As a physician, this same condition in humans can be managed with a knee brace quite nicely if the individual isn't too physically active. I would imagine the same could be done for a dog, although the custom design might be pricey. Your vet should be on top of the treatment options.
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Old 11-27-2015, 12:10 PM   #18
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My father had German Shepard hurt and they amputated the leg, he got along very well.
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Old 11-27-2015, 12:33 PM   #19
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Originally Posted by Ray Eklund View Post
Our older Blue Heeler, Dingo, tore one of the Cruciate ligaments between his left rear leg femur and fibula. He is eleven years old and an active dog for our kind of camping. He and his younger sister, Blue, took off while hiking over a ridge. Dingo came back limping... thinking it was his foot or a sprain. Hopping was more the term.

After ten days of Dingo adjusting to using three legs and the left rear to stabilize himself from time to time as his fourth, it was time to research the internet. Sounded like a torn Cruciate Ligament. A visit to the vet confirmed that this was not temporary, but a permanent disability. Torn cruciate ligament.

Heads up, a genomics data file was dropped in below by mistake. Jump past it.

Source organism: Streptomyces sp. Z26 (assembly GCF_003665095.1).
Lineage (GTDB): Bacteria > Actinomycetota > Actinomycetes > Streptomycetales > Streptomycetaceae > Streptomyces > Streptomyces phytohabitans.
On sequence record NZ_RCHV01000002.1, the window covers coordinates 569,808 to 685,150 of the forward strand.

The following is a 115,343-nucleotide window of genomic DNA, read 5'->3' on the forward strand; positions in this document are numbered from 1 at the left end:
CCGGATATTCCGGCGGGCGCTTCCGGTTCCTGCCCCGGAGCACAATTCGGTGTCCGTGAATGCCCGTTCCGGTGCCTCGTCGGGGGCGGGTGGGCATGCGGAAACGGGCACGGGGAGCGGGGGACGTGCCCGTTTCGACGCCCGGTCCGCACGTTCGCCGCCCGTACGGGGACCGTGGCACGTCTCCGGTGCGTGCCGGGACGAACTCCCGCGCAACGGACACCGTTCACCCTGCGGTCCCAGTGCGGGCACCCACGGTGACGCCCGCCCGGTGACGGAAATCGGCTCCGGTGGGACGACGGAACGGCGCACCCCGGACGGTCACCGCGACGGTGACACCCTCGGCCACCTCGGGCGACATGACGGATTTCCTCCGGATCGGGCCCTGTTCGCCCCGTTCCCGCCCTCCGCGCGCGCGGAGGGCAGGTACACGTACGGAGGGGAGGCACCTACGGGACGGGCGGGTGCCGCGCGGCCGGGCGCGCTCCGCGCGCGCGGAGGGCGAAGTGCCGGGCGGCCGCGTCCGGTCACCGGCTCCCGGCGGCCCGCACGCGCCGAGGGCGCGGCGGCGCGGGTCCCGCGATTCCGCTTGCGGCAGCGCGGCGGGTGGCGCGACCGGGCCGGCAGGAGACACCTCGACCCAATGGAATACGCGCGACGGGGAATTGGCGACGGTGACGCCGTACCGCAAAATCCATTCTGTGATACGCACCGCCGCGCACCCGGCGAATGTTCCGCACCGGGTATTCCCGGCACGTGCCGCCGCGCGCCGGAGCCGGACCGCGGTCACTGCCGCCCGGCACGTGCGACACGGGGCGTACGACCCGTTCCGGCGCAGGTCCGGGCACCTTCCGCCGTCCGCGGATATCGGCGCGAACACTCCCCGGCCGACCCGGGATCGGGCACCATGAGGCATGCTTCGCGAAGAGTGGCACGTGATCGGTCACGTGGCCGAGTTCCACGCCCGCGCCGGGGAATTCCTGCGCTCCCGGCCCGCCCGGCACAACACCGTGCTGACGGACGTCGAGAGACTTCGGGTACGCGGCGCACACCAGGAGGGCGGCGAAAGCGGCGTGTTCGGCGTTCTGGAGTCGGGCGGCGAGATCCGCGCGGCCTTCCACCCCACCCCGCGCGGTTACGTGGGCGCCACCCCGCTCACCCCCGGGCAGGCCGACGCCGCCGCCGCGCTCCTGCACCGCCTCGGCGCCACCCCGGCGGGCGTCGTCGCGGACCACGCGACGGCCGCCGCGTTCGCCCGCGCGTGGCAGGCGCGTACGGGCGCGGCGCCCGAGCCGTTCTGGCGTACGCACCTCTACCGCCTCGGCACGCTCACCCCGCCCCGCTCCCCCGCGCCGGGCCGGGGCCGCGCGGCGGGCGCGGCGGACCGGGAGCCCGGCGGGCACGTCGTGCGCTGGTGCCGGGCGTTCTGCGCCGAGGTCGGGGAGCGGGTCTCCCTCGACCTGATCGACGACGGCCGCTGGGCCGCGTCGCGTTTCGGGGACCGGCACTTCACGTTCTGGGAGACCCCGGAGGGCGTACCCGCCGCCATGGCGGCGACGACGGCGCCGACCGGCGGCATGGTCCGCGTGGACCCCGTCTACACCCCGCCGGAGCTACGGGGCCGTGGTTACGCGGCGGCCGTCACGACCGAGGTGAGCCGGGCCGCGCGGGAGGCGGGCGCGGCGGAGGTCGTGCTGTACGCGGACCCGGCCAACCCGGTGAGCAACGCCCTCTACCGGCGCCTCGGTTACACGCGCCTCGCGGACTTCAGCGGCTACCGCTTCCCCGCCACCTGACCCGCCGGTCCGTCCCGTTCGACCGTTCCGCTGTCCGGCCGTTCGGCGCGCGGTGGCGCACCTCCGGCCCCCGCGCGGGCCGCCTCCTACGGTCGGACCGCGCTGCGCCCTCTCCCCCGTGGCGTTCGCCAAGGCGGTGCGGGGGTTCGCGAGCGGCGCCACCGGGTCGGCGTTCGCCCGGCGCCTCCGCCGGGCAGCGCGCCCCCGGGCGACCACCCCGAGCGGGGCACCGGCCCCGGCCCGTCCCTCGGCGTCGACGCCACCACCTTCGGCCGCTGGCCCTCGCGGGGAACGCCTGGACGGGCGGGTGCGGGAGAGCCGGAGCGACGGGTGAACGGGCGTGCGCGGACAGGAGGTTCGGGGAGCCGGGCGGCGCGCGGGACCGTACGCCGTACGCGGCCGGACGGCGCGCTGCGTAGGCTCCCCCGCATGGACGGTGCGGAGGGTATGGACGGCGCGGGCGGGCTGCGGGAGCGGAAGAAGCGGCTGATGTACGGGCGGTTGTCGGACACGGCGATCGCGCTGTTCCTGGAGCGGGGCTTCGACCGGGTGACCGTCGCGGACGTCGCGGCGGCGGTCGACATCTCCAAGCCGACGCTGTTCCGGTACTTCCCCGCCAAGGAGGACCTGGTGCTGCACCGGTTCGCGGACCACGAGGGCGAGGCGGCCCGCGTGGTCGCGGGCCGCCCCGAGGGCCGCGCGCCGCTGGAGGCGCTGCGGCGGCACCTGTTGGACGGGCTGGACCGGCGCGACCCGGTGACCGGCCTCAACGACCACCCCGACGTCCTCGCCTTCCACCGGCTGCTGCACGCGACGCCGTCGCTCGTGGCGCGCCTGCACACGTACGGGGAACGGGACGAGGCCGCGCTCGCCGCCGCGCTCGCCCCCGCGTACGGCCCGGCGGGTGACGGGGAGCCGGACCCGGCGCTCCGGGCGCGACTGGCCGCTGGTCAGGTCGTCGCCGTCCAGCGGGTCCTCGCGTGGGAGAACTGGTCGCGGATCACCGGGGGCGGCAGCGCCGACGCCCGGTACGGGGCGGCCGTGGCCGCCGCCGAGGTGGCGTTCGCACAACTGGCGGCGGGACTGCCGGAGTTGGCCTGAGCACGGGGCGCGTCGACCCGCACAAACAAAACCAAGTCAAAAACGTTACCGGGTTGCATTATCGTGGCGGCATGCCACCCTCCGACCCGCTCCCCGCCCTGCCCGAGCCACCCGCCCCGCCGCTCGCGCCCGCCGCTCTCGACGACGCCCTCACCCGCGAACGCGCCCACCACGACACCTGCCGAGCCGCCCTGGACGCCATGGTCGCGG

Three Options for us to consider:

1- Put Dingo down
2- Pay $2000 to $3000 for an operation with 85% success
3- Work with Dingo to test his three legs and his "hop a long" fourth

My wife and I both realize that Dingo would be permanently impaired on our Off the Grid camping and hiking. My wife thinking about the "good ole days" wept and now realized that Dingo would have to be held back from too much activity while hiking. This is a big change in how we plan any activities Off the Grid.

The medical operation is not simple and not 100% guaranteed. The operation does not mean the other leg could not be injured being favored during healing, or the repaired knee... tear again and gain nothing.

Putting Dingo down was not even a consideration.